Avoid the danger
GEICO wants you to know how to be a safe driver as you share the busy highways with trucks, buses and large hauling vehicles. The information that follows is provided by the American Moving and Storage Association.
Most car-and-truck crashes are caused by the driver of the auto, and it's usually because the auto driver isn't paying attention to the truck driver's blind spot. Keep your passengers safe when driving around large trucks and buses; be extra cautious. Sharing the road with these large vehicles can be dangerous if you are not aware of their limitations.
Here are some driving tips for those situations: View as PDF(148K)
- Large trucks have blind spots called "No-Zones" around the front, back and sides of the truck. It is important to try and stay out of these "No-Zones" because the driver could possibly turn into your car if he can't see you. Remember, if you can't see the truck driver in the truck's mirror, the truck driver cannot see you.
- When attempting to pass a truck, make sure you can see the front of the truck in your rear-view mirror before pulling in front. Avoid flashing your headlights as a signal that you want to change lanes. Flashing your headlights is not a universal signal of anything. Some truck drivers think it's a signal for them to change lanes, or a warning that a policeman is up ahead. All you do when you flash your lights at a truck or bus driver is confuse him or her.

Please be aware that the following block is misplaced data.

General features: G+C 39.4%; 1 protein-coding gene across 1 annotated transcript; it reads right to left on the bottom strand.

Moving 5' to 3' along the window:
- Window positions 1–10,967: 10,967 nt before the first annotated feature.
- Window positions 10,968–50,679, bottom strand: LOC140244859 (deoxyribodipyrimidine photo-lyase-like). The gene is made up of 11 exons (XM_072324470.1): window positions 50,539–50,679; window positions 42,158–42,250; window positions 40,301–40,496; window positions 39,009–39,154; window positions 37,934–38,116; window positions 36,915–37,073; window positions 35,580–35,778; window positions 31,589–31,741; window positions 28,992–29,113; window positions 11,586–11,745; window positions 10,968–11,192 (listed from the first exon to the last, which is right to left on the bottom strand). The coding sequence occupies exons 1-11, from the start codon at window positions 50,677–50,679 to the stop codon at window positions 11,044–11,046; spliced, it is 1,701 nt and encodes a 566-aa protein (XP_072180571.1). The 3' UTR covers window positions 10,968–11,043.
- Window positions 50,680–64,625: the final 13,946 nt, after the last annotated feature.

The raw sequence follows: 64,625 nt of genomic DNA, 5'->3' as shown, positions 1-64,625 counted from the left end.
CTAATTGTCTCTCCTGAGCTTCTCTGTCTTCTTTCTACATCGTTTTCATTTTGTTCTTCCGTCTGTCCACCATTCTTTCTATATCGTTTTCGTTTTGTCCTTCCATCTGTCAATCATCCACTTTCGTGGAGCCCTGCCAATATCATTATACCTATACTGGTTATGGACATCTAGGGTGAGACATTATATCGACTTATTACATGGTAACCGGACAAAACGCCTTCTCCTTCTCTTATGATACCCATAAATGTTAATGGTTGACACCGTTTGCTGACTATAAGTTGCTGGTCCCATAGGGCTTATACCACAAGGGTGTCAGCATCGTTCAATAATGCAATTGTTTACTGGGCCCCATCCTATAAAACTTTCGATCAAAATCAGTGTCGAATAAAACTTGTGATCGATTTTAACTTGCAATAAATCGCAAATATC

- Do not swerve in front of a truck or cause the driver to come to a sudden stop. It can take up to the length of a football field for a large truck to come to a complete stop. An 80,000-pound truck going 65 mph can take a full 300 feet to come to a stop after hitting the brakes.
- Avoid "Squeeze Play." Truck drivers sometimes need to swing wide to the left in order to safely negotiate a right turn, especially in urban areas. Drivers cannot see directly behind or beside them, so cutting in between the truck and the curb increases the possibility of a crash, or a "squeeze." Pay attention to truck signals and give them plenty of room to maneuver.
- Bus drivers with a full load of passengers may not slam on their brakes if a passenger car cuts them off. Given a choice between rolling over the car that just appeared in front of them or sending all of their passengers through the front windshield, the driver is likely to roll over the offending car.
Be attentive when driving near large trucks. Stay focused and alert to the road and other drivers around you. Avoid driving aggressively. Aggressive driving, especially in the blind spots of trucks, can create dangerous and potentially fatal situations on the road.
A last piece of advice that should go without saying: never drink and drive. Driving, especially around the "big rigs," presents enough danger to you and everyone else on the road.